This year, Bnei Akiva sent five delegates on March of the Living UK, as part of the student bus: Jodie Franks, Rafi Hambling, Chana Bernstein, Noah Haber, and Jemma Silvert. Every day this week, we will share an article from each of them, hearing about their experiences in Poland, what they took from the trip, and how they feel upon returning home.
Today’s thoughts are from Noah Haber, who is in shevet Na’aleh:
Last month, I was privileged to represent BAUK at the March of the Living. It was a very education-focused trip and also my first time visiting Poland; so it is hard to really summarise all my reflections, but I can manage a few main points.
There was quite a lot of discussion in our group (which was very religiously diverse) about the role of G-d in the Holocaust. It was first brought up in a processing session, the evening after spending the day visiting Majdanek concentration camp. I was surprised with myself that despite being one of the more religious members of the group, I had hardly thought about this question all day. I realised that my approach to this type of question in general is that is impossible to understand the Holocaust from a theological perspective, and so, for me, there isn’t much point in thinking about it. However, something that I had spent a lot of time thinking about during the course of that day was the role that man played in the Holocaust.
My chavruta and I have a term we jokingly use, called a ‘social sevara’ (a sevara is like a theory or suggestion in Talmud study). A social sevara is an attempt to explain people’s behaviours or general social phenomena. Our social sevarot are rarely correct, sometimes funny, and usually very far-fetched and bizarre. However, despite all my experience in coming up with social sevarot, walking around Majdanek I was unable to come up with any explanation at all for what took place there. Of course, I have studied the Holocaust before and already knew what happened for the most part, but to actually be in the places where it happened is naturally a much more powerful experience. On seeing, for example, that a bath had been installed next to a crematorium so that SS officers could take advantage of the heat from the ovens and use to warm their bath water, I was completely shocked at how human beings could have descended into such evil. I was at a loss to understand how people could have felt that so much murder and cruelty was justified and desirable. For me, the role of G-d is hard to explain in many situations and so it is no surprise that it can’t be explained in the Holocaust. However, the role of man, despite usually being much easier to explain, is equally impossible to understand in this context.
The most powerful and affecting moment of the week for me was something else that I saw in Majdanek. There is a mausoleum there which houses a vast mound of human remains which were found after the camp was liberated. A pile of ash and bone fragments – all that is left of thousands of victims of the Holocaust. People who know me will know that I don’t usually get emotional, but standing in front of the mound was an almost overwhelming experience. It gave such a strong sense of perspective. To see the thousands of people who were reduced to nothing but ash, robbed of all opportunity, forced me to think about what opportunity I myself have and how much of it I waste.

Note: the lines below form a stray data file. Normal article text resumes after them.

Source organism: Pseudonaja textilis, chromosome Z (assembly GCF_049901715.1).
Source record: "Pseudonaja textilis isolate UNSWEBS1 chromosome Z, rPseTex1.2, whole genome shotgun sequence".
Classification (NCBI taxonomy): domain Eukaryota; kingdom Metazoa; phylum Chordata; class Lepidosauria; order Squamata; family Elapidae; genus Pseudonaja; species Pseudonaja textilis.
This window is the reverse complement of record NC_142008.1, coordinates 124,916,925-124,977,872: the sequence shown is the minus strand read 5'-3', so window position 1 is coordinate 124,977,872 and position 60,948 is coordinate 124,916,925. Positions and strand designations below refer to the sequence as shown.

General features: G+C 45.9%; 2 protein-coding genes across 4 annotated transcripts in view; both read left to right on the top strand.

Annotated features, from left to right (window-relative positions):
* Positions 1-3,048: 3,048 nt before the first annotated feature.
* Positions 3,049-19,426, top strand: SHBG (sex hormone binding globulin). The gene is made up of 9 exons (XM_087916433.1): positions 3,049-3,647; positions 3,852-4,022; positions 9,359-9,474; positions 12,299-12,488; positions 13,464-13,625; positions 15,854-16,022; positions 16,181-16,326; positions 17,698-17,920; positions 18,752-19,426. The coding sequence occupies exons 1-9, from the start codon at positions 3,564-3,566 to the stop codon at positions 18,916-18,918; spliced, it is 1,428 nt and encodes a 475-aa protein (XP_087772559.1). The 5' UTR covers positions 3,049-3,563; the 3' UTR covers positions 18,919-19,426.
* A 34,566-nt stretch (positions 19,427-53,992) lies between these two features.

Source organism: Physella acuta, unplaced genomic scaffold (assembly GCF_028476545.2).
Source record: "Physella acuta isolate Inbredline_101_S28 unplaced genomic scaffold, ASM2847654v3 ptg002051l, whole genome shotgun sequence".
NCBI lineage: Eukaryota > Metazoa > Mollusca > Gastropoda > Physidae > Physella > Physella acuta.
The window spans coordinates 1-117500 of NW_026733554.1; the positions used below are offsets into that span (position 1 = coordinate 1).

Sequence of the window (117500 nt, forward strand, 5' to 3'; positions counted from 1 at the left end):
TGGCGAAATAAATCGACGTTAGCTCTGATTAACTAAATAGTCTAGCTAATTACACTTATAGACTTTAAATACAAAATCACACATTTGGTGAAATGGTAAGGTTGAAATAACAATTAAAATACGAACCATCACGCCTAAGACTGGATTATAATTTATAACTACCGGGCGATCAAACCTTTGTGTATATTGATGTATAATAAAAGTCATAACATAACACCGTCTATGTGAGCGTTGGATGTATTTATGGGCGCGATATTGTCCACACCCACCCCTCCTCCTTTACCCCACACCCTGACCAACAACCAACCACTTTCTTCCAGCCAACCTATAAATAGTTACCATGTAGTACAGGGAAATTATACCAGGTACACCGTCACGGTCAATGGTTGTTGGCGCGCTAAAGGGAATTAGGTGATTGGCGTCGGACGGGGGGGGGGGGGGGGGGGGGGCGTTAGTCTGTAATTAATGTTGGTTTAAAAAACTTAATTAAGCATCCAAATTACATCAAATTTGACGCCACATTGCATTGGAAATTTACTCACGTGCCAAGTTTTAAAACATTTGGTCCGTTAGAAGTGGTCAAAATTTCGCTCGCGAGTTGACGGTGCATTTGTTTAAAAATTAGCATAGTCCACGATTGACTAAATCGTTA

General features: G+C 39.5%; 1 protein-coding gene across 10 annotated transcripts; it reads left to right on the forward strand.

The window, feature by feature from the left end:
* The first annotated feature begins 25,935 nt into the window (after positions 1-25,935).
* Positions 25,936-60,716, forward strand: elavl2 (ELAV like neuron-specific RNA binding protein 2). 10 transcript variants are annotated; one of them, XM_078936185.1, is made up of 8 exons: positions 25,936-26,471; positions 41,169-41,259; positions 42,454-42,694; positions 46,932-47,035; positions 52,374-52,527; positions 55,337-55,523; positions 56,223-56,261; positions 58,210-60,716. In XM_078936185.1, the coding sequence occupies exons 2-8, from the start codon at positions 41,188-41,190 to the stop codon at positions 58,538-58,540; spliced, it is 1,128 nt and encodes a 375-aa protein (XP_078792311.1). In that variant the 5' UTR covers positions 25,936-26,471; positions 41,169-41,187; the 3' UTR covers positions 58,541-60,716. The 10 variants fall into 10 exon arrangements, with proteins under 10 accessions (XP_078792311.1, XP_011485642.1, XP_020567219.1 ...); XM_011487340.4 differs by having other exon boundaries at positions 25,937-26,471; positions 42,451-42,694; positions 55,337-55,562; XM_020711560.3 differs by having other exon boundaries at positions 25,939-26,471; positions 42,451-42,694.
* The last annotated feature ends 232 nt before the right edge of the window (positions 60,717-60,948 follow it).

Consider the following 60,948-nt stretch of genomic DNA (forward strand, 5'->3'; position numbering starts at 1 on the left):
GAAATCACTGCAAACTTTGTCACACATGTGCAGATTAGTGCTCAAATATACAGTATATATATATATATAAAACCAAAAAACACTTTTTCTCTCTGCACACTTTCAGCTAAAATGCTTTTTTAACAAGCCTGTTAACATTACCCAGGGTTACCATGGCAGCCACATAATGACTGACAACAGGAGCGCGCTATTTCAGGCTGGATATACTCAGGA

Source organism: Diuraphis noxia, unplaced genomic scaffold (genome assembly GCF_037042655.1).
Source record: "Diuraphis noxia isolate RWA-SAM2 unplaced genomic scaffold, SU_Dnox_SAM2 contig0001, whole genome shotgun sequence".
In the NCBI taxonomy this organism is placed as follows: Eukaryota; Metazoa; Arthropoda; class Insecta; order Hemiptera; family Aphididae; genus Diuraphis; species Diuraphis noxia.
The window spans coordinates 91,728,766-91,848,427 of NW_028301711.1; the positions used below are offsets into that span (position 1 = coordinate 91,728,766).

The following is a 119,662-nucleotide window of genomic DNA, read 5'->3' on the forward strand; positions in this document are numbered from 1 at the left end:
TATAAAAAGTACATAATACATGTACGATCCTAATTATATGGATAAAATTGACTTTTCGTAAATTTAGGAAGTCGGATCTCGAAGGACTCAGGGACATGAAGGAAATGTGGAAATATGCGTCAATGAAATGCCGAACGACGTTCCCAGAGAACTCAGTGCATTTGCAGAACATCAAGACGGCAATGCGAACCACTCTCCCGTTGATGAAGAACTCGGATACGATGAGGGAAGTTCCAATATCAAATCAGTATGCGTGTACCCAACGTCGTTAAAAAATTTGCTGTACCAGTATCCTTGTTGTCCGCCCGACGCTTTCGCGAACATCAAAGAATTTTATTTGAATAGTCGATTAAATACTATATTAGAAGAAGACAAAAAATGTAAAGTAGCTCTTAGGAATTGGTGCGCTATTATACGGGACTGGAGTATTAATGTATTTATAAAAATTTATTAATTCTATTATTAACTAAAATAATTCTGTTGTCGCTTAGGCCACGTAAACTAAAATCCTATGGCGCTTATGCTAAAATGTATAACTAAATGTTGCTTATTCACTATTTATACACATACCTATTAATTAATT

But more than that, I felt that this mound had a message to give. One of the things that we learned about over the week was about how incredibly diverse Polish Jewry had been before the Holocaust. At least as diverse as the Jewish community we have now, if not more so. The thousands of victims whose remains make up the mound would most likely have come from a wide range of backgrounds; they would have been very different to each other when alive. And yet, in death they had become one, collective unit. There is an inscription on the dome of the mausoleum, which in English translates to ‘let our fate be a warning to you’. For me, the warning that the ashes give and the message that they convey is that we as a people must strive to be unified in life, and not only in death.
After this reflection, I realised that there was a significance to the March of the Living being my first trip to Poland. My other opportunities to go would have been the Aish-run year 12 trip and the Poland trip with my yeshiva. While I’m sure that both these trips would have been amazing and meaningful in their own ways, I felt that it was very appropriate to go on a Poland trip with a group of people with a wide range of backgrounds. The Holocaust didn’t happen to any one specific Jewish group and, while I’m sure that there is merit in going to Poland on a purely religious trip, I found it meaningful to have the experience with a much wider spectrum of the Jewish people.
Lastly I would just like to say that our educators, Yoni, Rachel and Natalia, were all truly outstanding. If anyone from BAUK (or beyond) is considering going on March of the Living next year, I’d really strongly recommend it. Feel free to get in touch if you want to know more!